The study said the majority of purchases hit with a median overdraft fee of $34 are under $24. That $5 latte you bought this morning could end up costing you $39 if you're not careful.
Overdraft fees are charged when there is insufficient money in your checking account to complete a transaction.
The study also said the majority of overdrafts are replenished within three days and if a consumer borrowed $24 for three days and paid the $34 overdraft fee, this would amount to a loan with 17,000% annual percentage rate.
"Despite recent regulatory and industry changes, overdrafts continue to impose heavy costs on consumers who have low account balances and no cushion for error," said CFPB Director Richard Cordray. "Overdraft fees should not be 'gotchas' when people use their debit cards."
The regulation, which took effect in 2010, called for consumers to opt-in for the bank's standard overdraft protection, which approves debit card purchases, even if there isn't enough money to complete the transaction, but still charges the overdraft fee. Should consumers not opt-in, or simply do nothing, such purchases will be declined without the fee.
There are few benefits to opting into such protection. You'll be slammed with fees when you least expect it. No matter how closely you monitor your checking account, even the savviest consumers can still fall prey to overdraft fees. Some consumers opt-in to avoid the embarrassing stigma of having your debit card purchase declined at the store.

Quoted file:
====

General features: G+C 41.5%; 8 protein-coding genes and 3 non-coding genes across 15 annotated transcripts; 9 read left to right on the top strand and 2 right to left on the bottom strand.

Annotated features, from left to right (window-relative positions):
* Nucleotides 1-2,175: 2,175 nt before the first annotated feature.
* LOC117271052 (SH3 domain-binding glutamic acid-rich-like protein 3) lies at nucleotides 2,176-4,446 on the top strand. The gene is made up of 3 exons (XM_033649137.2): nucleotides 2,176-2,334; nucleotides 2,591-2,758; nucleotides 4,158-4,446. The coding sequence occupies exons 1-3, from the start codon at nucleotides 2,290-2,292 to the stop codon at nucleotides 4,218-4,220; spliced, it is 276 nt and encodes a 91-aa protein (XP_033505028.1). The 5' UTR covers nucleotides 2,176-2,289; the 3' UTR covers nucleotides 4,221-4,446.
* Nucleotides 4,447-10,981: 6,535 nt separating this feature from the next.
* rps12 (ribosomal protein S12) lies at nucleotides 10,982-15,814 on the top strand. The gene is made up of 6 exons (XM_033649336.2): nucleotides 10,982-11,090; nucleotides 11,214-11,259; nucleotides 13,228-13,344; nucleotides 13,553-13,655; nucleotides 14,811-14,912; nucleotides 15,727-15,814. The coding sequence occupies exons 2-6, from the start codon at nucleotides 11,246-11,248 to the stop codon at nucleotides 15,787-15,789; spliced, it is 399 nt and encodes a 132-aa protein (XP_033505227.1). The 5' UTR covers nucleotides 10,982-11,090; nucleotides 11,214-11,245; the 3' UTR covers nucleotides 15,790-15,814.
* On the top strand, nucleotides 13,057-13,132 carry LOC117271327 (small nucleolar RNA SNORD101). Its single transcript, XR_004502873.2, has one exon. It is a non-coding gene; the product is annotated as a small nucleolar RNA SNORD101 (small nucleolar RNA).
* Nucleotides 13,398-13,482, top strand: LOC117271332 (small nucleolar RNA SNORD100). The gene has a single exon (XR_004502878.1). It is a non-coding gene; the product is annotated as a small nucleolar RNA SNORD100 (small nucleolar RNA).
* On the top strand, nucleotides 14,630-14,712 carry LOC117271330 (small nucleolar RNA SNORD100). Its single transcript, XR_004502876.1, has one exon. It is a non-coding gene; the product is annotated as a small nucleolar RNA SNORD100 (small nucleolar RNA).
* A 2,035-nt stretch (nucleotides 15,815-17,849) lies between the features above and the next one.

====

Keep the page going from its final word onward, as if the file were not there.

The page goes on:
While overdraft fees are a budget killer for consumers, they're a cash cow for banks. Per a MainStreet report from April citing a report from Moebs Services, banks earned a staggering $32 billion from overdraft fees in 2013. The same report also said the number of overdrafts last year stood at 7.1 per checking account, indicating how frequently consumers find themselves in an overdraft situation.
The CFPB report also said almost 75% of all overdraft fees fall on only 8% of the bank's customers.
For consumers overwhelmed with overdraft fees, don't opt-in to your bank's standard overdraft protection. It's better to have the purchase declined than to pay an overdraft fee. If you've already opted-in, contact your bank to opt-out. Some consumers have enrolled for overdraft protection without realizing it, as the forms for this process can be confusing when opening up a new checking account.
Plus, keep a closer eye on your finances. "There are so many opportunities to keep track of your purchases," says Gerri Detweiler, director of consumer education at Credit.com. "Download your bank's smartphone app or setup alerts should your balance fall below a certain amount."
- Written by Scott Gamm for MainStreet. Gamm is author of MORE MONEY, PLEASE